This is not a static situation. The U.S. can regain competitiveness in several ways. First, through an exchange rate appreciation of the currencies of China and the developing countries relative to the dollar, which will diminish the cost imbalance. That is a necessary change in the near to medium term. Secondly, labor rights agreements and environmental standards in the developing world may also be helpful by raising the floor of costs rather than driving us to the lowest common denominator. Third, rising living standards in the developing world may increase demand for products made in the industrial world over time. These recommendations of a shift to environmentally sound consumer led growth in China, however, often leaves Chinese officials confused. They hear U.S. corporate top management with substantial foreign direct investments in China resisting policies of wage growth or environmental cost increases while leading officials in Washington talk as though it is a necessary component of restoring macroeconomic balance.
Finally, rising productivity in the United States both in absolute and relative to productivity growth rates in the developing countries would improve the competitiveness of our workforce. What would that entail? Investment in the human capital of the American workforce, business fixed investment on the U.S. mainland, and infrastructure investment by the U.S. government to augment and complement, and therefore inspire, business investment in the USA.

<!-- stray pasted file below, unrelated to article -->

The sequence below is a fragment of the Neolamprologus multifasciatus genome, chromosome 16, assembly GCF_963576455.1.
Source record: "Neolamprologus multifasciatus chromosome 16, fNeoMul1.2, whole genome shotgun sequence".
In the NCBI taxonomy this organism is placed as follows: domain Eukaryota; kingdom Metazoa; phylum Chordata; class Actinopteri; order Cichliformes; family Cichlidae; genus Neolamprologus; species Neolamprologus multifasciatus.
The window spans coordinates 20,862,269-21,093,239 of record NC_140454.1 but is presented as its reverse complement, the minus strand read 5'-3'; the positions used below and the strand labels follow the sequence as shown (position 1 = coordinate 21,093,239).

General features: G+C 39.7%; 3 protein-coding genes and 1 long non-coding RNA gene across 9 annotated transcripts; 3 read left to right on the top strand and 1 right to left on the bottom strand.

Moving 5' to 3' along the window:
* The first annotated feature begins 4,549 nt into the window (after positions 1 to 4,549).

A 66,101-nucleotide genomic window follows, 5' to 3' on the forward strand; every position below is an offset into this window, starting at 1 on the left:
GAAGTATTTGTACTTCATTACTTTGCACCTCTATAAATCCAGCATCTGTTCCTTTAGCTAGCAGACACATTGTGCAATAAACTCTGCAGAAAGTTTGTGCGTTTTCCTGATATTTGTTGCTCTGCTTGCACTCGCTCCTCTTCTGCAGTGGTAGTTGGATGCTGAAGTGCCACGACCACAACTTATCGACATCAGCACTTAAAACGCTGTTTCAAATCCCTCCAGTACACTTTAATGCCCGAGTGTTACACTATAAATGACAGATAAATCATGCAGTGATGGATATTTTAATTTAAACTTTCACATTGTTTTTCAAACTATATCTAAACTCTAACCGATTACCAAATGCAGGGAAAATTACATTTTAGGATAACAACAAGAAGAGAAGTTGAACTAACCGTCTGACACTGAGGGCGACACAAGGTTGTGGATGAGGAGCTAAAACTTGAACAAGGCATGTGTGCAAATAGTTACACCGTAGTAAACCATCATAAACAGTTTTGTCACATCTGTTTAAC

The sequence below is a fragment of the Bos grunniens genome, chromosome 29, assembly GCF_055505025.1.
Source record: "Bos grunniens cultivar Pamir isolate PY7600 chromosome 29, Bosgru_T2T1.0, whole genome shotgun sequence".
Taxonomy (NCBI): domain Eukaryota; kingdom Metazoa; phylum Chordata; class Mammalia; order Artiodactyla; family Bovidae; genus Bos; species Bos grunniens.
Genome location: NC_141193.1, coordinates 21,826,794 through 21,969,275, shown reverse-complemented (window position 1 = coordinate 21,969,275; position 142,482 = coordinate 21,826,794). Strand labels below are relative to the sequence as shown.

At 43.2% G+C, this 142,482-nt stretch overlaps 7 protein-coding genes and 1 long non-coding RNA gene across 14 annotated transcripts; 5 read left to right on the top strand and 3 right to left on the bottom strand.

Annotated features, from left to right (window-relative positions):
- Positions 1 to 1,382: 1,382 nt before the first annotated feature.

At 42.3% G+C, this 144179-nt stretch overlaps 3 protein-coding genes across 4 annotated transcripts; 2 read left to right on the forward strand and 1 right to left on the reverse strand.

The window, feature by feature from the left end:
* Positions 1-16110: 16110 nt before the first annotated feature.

Resistance to public spending along these lines may be formidable. In an era when money-driven American politics has shown itself so much more responsive to special interests than to general interests it may be difficult if not impossible to create a consensus for efforts to enhance broad based productivity growth. Much of multinational corporate top management does not need a vital and healthy American workforce to thrive. Yet they do need a strong foreign military presence. Many high-income earners who finance politics see little benefit from paying more taxes to support public spending when they do not trust that their dollars will be efficiently used. As is evident in the news media today, the deficit hawks are on the warpath now when it comes to nonmilitary spending.
Despite their silence when tax cuts for the wealthy were enacted while we fought in Afghanistan and Iraq and despite their silence when losses from reckless financial institutions were transferred from the creditors of those Too Big to Fail firms to the public balance sheet, the deficit hawks will now vehemently resist efforts to rebuild the public infrastructure that would complement and augment the productivity of the productive plant of the mainland United States. That is the productivity that constitutes the promise to the American people that this crisis will be only transient.
Deficit hawks prefer, it appears, to rely upon private sector solutions. Yet business fixed investment in the U.S.A. is likely to be lackluster without a public jump start as consumption wanes and the temptation toward outsourcing continues. The Obama Administration is faced with an increasingly angry populist energy and 2010 is none too soon to implement a plan for the economic revitalization of the nonfinancial economy.
Robert Johnson is Director of Financial Reform at the Roosevelt Institute and a former managing director at Soros Fund Management.